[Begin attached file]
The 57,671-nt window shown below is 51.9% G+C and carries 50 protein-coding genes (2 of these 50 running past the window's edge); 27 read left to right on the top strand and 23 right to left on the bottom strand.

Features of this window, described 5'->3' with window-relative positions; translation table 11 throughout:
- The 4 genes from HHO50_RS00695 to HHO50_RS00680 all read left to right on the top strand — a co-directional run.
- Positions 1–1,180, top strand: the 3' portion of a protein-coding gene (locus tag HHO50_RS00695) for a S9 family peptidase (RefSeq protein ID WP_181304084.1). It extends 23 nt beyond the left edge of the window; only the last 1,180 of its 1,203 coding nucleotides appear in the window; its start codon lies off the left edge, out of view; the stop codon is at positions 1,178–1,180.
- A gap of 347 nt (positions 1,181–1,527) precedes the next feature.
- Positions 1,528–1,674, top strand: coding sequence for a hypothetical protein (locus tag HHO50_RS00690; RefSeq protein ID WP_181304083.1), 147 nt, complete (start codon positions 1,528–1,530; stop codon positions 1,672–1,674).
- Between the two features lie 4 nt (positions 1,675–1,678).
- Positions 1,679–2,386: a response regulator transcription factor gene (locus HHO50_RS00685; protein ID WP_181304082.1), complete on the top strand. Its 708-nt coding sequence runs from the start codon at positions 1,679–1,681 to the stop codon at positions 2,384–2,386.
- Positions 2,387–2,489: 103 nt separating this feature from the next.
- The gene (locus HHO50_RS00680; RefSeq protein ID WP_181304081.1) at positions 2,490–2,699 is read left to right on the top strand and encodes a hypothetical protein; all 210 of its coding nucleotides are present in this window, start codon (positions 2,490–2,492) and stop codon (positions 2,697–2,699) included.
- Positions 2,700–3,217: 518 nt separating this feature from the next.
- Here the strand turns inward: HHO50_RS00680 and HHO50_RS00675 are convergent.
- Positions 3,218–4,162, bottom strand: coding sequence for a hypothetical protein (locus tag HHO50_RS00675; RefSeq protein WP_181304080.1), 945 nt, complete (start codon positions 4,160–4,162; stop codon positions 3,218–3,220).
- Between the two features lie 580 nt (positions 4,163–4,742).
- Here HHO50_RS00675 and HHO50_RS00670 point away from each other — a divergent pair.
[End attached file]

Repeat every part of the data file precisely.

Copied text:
The 57,671-nt window shown below is 51.9% G+C and carries 50 protein-coding genes (2 of these 50 running past the window's edge); 27 read left to right on the top strand and 23 right to left on the bottom strand.

Features of this window, described 5'->3' with window-relative positions; translation table 11 throughout:
- The 4 genes from HHO50_RS00695 to HHO50_RS00680 all read left to right on the top strand — a co-directional run.
- Positions 1–1,180, top strand: the 3' portion of a protein-coding gene (locus tag HHO50_RS00695) for a S9 family peptidase (RefSeq protein ID WP_181304084.1). It extends 23 nt beyond the left edge of the window; only the last 1,180 of its 1,203 coding nucleotides appear in the window; its start codon lies off the left edge, out of view; the stop codon is at positions 1,178–1,180.
- A gap of 347 nt (positions 1,181–1,527) precedes the next feature.
- Positions 1,528–1,674, top strand: coding sequence for a hypothetical protein (locus tag HHO50_RS00690; RefSeq protein ID WP_181304083.1), 147 nt, complete (start codon positions 1,528–1,530; stop codon positions 1,672–1,674).
- Between the two features lie 4 nt (positions 1,675–1,678).
- Positions 1,679–2,386: a response regulator transcription factor gene (locus HHO50_RS00685; protein ID WP_181304082.1), complete on the top strand. Its 708-nt coding sequence runs from the start codon at positions 1,679–1,681 to the stop codon at positions 2,384–2,386.
- Positions 2,387–2,489: 103 nt separating this feature from the next.
- The gene (locus HHO50_RS00680; RefSeq protein ID WP_181304081.1) at positions 2,490–2,699 is read left to right on the top strand and encodes a hypothetical protein; all 210 of its coding nucleotides are present in this window, start codon (positions 2,490–2,492) and stop codon (positions 2,697–2,699) included.
- Positions 2,700–3,217: 518 nt separating this feature from the next.
- Here the strand turns inward: HHO50_RS00680 and HHO50_RS00675 are convergent.
- Positions 3,218–4,162, bottom strand: coding sequence for a hypothetical protein (locus tag HHO50_RS00675; RefSeq protein WP_181304080.1), 945 nt, complete (start codon positions 4,160–4,162; stop codon positions 3,218–3,220).
- Between the two features lie 580 nt (positions 4,163–4,742).
- Here HHO50_RS00675 and HHO50_RS00670 point away from each other — a divergent pair.